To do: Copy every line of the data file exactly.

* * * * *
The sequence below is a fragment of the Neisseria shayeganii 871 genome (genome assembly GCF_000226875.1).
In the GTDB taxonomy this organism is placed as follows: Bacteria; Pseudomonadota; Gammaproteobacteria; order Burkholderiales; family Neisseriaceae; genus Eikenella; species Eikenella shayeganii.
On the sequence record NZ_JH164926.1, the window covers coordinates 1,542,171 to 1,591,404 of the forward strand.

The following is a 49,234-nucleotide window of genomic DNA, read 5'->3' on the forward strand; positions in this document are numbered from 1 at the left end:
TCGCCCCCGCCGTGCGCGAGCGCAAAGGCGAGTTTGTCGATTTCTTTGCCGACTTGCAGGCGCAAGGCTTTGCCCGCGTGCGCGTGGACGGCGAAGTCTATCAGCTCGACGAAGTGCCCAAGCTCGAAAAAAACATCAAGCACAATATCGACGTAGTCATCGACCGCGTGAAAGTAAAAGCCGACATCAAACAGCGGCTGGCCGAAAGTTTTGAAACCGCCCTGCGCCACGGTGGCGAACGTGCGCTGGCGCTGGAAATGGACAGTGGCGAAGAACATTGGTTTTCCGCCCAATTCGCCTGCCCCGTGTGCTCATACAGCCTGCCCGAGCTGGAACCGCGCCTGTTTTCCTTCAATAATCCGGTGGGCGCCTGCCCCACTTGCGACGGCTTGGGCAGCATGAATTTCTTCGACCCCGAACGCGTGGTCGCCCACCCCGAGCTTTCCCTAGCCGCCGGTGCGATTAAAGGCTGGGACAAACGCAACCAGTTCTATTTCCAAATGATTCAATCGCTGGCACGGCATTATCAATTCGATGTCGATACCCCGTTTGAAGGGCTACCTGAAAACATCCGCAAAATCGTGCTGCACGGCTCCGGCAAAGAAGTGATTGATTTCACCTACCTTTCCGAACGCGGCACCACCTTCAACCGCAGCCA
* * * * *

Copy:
The sequence below is a fragment of the Neisseria shayeganii 871 genome (genome assembly GCF_000226875.1).
In the GTDB taxonomy this organism is placed as follows: Bacteria; Pseudomonadota; Gammaproteobacteria; order Burkholderiales; family Neisseriaceae; genus Eikenella; species Eikenella shayeganii.
On the sequence record NZ_JH164926.1, the window covers coordinates 1,542,171 to 1,591,404 of the forward strand.

The following is a 49,234-nucleotide window of genomic DNA, read 5'->3' on the forward strand; positions in this document are numbered from 1 at the left end:
TCGCCCCCGCCGTGCGCGAGCGCAAAGGCGAGTTTGTCGATTTCTTTGCCGACTTGCAGGCGCAAGGCTTTGCCCGCGTGCGCGTGGACGGCGAAGTCTATCAGCTCGACGAAGTGCCCAAGCTCGAAAAAAACATCAAGCACAATATCGACGTAGTCATCGACCGCGTGAAAGTAAAAGCCGACATCAAACAGCGGCTGGCCGAAAGTTTTGAAACCGCCCTGCGCCACGGTGGCGAACGTGCGCTGGCGCTGGAAATGGACAGTGGCGAAGAACATTGGTTTTCCGCCCAATTCGCCTGCCCCGTGTGCTCATACAGCCTGCCCGAGCTGGAACCGCGCCTGTTTTCCTTCAATAATCCGGTGGGCGCCTGCCCCACTTGCGACGGCTTGGGCAGCATGAATTTCTTCGACCCCGAACGCGTGGTCGCCCACCCCGAGCTTTCCCTAGCCGCCGGTGCGATTAAAGGCTGGGACAAACGCAACCAGTTCTATTTCCAAATGATTCAATCGCTGGCACGGCATTATCAATTCGATGTCGATACCCCGTTTGAAGGGCTACCTGAAAACATCCGCAAAATCGTGCTGCACGGCTCCGGCAAAGAAGTGATTGATTTCACCTACCTTTCCGAACGCGGCACCACCTTCAACCGCAGCCA